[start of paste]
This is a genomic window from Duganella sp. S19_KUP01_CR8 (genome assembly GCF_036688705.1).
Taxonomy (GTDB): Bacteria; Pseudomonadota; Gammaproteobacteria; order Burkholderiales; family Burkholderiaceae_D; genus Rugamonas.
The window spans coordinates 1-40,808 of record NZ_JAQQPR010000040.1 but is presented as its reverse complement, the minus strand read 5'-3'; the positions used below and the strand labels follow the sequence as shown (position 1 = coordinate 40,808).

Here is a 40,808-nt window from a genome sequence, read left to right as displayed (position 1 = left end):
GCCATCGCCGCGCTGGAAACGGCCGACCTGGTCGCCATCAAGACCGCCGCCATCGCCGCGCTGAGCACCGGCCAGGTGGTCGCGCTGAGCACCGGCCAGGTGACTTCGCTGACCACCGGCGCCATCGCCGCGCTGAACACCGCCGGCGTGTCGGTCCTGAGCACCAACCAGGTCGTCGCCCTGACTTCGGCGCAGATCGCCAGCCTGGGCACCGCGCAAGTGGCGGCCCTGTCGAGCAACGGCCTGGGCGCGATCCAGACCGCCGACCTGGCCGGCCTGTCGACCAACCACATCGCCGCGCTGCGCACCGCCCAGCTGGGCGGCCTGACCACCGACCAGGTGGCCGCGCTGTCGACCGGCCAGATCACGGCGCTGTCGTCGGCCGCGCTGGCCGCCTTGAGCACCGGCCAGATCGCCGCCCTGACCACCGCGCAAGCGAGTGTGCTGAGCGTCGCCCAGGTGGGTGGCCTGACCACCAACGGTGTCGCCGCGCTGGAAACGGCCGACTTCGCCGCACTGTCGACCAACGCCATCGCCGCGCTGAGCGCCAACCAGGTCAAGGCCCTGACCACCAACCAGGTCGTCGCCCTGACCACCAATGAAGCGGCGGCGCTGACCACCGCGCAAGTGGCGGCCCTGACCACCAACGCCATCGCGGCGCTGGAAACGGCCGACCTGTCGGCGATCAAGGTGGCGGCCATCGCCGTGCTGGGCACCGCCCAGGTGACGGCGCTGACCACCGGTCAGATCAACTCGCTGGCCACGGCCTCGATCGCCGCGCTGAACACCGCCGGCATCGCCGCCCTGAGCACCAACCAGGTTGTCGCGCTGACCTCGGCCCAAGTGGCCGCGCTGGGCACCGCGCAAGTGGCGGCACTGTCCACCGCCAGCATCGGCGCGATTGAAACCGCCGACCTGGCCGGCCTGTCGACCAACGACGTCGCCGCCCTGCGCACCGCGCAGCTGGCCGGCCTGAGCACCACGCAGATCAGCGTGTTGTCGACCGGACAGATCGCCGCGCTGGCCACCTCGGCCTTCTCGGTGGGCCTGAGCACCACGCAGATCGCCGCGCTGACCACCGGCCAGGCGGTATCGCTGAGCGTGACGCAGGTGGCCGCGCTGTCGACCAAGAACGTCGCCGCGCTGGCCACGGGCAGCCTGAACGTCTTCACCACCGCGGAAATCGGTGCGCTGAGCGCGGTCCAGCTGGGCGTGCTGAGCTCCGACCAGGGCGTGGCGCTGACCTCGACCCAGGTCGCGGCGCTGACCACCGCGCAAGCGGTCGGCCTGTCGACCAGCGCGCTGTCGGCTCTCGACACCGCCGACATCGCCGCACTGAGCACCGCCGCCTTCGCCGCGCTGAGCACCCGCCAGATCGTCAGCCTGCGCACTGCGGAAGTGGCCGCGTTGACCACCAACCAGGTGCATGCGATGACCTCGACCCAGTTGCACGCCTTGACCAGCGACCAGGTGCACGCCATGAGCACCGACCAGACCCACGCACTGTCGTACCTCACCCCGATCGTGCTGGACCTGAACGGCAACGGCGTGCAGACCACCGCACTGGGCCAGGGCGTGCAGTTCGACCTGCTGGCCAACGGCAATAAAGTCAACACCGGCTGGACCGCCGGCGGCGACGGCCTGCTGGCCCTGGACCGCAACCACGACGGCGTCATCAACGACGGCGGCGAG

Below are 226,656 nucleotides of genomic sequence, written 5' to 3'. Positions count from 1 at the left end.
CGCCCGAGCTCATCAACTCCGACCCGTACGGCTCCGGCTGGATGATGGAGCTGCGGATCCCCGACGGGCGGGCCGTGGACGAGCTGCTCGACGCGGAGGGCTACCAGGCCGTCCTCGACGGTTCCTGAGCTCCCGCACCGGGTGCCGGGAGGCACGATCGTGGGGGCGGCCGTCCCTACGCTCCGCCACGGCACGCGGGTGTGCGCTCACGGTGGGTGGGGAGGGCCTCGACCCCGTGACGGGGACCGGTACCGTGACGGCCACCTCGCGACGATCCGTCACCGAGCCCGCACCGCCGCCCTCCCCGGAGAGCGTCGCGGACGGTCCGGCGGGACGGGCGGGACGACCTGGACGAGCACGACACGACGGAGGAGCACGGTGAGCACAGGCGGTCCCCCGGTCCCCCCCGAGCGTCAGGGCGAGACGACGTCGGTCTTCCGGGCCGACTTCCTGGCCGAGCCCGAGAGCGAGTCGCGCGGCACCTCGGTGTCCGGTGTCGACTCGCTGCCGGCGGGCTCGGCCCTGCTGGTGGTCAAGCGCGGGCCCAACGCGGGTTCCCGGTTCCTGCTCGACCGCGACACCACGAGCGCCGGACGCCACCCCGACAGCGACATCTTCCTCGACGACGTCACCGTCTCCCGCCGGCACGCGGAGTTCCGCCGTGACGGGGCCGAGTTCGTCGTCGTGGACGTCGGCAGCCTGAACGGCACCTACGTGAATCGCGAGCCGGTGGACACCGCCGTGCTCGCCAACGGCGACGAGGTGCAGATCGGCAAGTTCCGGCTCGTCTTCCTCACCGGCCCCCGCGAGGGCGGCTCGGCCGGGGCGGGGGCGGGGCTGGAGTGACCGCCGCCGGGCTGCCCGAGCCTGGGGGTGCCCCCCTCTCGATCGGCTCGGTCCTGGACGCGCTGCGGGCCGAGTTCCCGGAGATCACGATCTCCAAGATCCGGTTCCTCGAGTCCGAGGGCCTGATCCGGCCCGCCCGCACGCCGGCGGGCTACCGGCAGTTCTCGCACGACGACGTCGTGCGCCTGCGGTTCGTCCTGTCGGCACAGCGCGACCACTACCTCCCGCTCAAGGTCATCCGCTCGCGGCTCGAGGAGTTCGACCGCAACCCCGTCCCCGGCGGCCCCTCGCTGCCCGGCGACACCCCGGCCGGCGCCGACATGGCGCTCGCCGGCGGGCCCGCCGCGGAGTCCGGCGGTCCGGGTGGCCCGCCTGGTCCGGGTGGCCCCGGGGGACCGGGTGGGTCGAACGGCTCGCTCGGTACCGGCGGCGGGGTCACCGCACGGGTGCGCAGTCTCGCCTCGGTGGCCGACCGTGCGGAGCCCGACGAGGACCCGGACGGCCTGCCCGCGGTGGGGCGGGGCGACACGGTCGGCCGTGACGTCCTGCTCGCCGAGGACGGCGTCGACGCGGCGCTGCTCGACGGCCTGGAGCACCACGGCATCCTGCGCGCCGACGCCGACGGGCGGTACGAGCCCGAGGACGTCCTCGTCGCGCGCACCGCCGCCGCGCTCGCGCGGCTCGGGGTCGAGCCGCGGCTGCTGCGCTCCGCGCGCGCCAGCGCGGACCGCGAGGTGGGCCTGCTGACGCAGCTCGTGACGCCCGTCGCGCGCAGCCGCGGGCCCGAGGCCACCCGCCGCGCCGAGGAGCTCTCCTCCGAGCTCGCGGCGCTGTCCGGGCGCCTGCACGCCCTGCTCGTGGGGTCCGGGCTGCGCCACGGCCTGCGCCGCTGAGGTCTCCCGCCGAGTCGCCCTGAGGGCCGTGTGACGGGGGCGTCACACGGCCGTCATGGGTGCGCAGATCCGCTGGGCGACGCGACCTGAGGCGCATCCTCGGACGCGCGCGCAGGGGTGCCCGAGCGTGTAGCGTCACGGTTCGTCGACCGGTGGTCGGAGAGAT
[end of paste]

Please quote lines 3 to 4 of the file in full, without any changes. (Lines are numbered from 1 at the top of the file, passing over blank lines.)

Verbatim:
The window spans coordinates 1-40,808 of record NZ_JAQQPR010000040.1 but is presented as its reverse complement, the minus strand read 5'-3'; the positions used below and the strand labels follow the sequence as shown (position 1 = coordinate 40,808).

Here is a 40,808-nt window from a genome sequence, read left to right as displayed (position 1 = left end):